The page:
Students offer perspectives on “Going Greek”

Photo Courtesy of Delta Chi

Rush week is over at Tech, and fraternities and sororities have started handing out precious bids. The Technique caught up with a few students to ask about their perceptions of the Greek system at Tech.

Eric Maday, a freshman CS major from Chicago, IL, recently accepted a bid from Sigma Phi Epsilon.

“I chose there because when I went around rushing, it was the place I felt most welcomed right off the bat. I actually met two of the brothers during FASET… and I hit it off with them. They are also big on intramurals, They didn’t seem like the typical ‘frat’ where all they want to do is ‘Party, party, party,’ so that was another part of it,” said Maday as he recounted his past week rushing.

Having visited six different fraternities, Maday had many options to weigh in the next few days.

Stepping out of his comfort zone, Maday decided to hang out with the brothers of Sig Ep.

“Friday morning, I got a text inviting me to the SAC field because [the brothers] were playing sports. I played sand volleyball with them during the day, then I went back at night and talked with more brothers, got to know different ones, and they got to know me. On the second day of rush, I meant to go back to three or four houses, went to Sig Ep first, and ended up staying there three hours,” Maday said. “I like how relaxed it is,… you kinda just pick and choose where you want to go, and it just feels very casual when you go in there.”

According to Maday, rushing is a great way to meet new people and become acclimated with Tech. Being from Chicago and only knowing one person coming to Tech, Maday was able to gain many new friends in his first week.

Kylene Barut, a fourth year EE major from Malibu, CA, also enjoyed her rush week last year. She is now a sister at Alpha Xi Delta.

“I joined Alpha Xi because I came to Tech as a third year, and, being EE, I knew I wasn’t going to meet a whole lot of girls in my class. So I wanted to have a group of girls to help acclimate me at campus and get me involved at Tech. Some sororities’ nationals only let them have X amount of third and fourth years, so some sororities I was eliminated from right away, but Alpha Xi was really welcoming,” Barut said. “Alpha Xi is one of the only sororities that has all the new members learn all the older girls: their majors and years, just facts about them. I like that about them. Why would I be in a sorority with 150 other girls when I don’t even know some of their names? It’s nice that they encourage us to learn everyone’s name.”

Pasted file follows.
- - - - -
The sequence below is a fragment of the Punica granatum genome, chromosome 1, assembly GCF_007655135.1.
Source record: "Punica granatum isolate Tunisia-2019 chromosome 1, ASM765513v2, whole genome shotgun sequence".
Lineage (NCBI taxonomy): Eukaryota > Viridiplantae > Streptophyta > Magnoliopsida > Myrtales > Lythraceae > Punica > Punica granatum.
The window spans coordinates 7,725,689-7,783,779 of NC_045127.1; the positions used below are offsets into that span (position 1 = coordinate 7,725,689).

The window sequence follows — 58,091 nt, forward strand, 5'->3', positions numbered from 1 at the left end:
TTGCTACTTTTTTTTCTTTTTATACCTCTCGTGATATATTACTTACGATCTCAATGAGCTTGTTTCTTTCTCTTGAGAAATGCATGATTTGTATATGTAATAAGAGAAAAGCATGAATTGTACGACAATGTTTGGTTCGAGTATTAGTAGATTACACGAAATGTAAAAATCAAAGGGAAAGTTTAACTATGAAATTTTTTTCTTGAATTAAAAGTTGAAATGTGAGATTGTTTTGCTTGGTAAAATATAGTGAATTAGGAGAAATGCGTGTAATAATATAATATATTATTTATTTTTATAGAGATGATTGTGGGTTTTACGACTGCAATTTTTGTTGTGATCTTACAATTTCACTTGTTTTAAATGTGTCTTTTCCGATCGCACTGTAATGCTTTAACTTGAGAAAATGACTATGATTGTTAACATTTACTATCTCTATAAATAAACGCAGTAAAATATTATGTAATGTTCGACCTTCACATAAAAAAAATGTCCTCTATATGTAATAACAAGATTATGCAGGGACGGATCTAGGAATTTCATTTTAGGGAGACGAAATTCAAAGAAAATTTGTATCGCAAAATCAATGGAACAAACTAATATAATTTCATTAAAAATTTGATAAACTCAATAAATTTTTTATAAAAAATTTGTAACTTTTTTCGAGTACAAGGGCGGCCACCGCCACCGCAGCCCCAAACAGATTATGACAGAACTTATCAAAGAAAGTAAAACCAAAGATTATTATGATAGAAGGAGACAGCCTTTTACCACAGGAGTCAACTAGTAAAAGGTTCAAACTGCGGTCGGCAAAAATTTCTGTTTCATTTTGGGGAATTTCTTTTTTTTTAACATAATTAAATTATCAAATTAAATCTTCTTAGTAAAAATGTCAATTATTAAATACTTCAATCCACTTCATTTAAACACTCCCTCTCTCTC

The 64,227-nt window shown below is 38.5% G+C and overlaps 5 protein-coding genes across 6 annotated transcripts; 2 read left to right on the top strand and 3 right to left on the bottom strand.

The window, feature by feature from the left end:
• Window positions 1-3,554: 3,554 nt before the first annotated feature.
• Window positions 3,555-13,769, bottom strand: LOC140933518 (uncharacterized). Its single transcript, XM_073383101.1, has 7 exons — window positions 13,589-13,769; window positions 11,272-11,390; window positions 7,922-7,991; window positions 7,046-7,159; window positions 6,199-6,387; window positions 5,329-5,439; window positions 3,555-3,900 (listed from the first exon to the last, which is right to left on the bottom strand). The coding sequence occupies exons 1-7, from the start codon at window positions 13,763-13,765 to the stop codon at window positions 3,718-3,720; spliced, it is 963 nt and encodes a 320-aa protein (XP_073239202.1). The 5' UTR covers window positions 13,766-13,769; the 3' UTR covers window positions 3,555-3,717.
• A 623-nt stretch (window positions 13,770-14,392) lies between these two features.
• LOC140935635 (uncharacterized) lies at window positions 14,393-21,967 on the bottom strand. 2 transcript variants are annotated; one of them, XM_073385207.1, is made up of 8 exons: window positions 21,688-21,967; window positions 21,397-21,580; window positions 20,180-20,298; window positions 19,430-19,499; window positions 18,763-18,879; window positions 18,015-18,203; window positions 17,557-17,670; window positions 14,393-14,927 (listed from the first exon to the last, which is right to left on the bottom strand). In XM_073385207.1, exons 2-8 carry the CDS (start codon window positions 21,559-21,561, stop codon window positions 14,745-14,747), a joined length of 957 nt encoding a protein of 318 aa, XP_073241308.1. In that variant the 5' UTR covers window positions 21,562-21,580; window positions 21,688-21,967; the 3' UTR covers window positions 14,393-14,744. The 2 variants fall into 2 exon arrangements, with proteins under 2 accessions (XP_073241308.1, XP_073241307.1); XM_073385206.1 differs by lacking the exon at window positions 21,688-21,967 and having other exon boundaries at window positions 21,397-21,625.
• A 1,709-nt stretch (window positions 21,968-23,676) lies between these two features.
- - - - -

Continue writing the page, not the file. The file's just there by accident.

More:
Barut did include some criticism of rushing, both as a new student and as a returning sister.

“I wish that they didn’t have girl rush so early. To rush when I was not in a sorority yet, I had to get here Wednesday. As an older girl, I had to pay $75 a day, and I wasn’t allowed to move in until Saturday on top of having to pay for rush,” she added. “Being in a sorority, I have to be here a week before the first day of rush…. I’m out of state, so that’s a big deal, coming a week early.”

Both Maday and Barut mentioned that there are negative stereotypes associates with all Greek life, such as hazing, constant partying, and attempting to be Elle Woods from Legally Blonde. However, these perceptions are not always the truth.

“I never had any problems like they say, girls getting hazed. None of that kind of stuff happened,” Barut continued. “I didn’t join a sorority until I was a junior because I had this image of sorority girls like Legally Blonde. Then I realized my best friend [who] goes to Stanford… is in a sorority there, and she’s so not the ‘sorority’ type. I realized it’s just a group of girls that hang out and do philanthropy and have fun events… girls that eat together and hang out and stuff.”

Greek life isn’t for everyone, though. Devin Roach, a fourth year ME major from Albuquerque, New Mexico, chose not to join a fraternity.

“When deciding whether or not to join a fraternity, there’s a few obvious things that I was thinking about when I was rushing: …time and monetary commitments. The whole rushing/pledging process takes time, especially as I was becoming acclimated to a brand new school, a brand new culture coming all the way from the west coast. It was totally different,” said Roach.

“Most frats require some sort of dues… not to mention the fact that you pay for date nights and other frat-organized events. So that’s what people have to decide,… whether or not those are things that you’re interested in. If you can’t make the decision to say, ‘This is most definitely going to enhance my college or postgrad experience,’ then it’s not worth it.”

Without the burden of out-of-state fees, though, Roach probably would have joined ATO or Sig Ep.

“I did rush,… and I enjoyed it. I’m the type of guy who says, ‘What’s the fun thing to do?’ or ‘How can I have the most amount of fun, and what are all my homies doing?’ And the majority of them probably would have joined frats, and I probably would have gone right along with them.”

Rushing is a great experience for incoming students to meet new people and to adjust to life at Tech. However, before pledging, students should weigh all of the potential pros and cons of Greek life.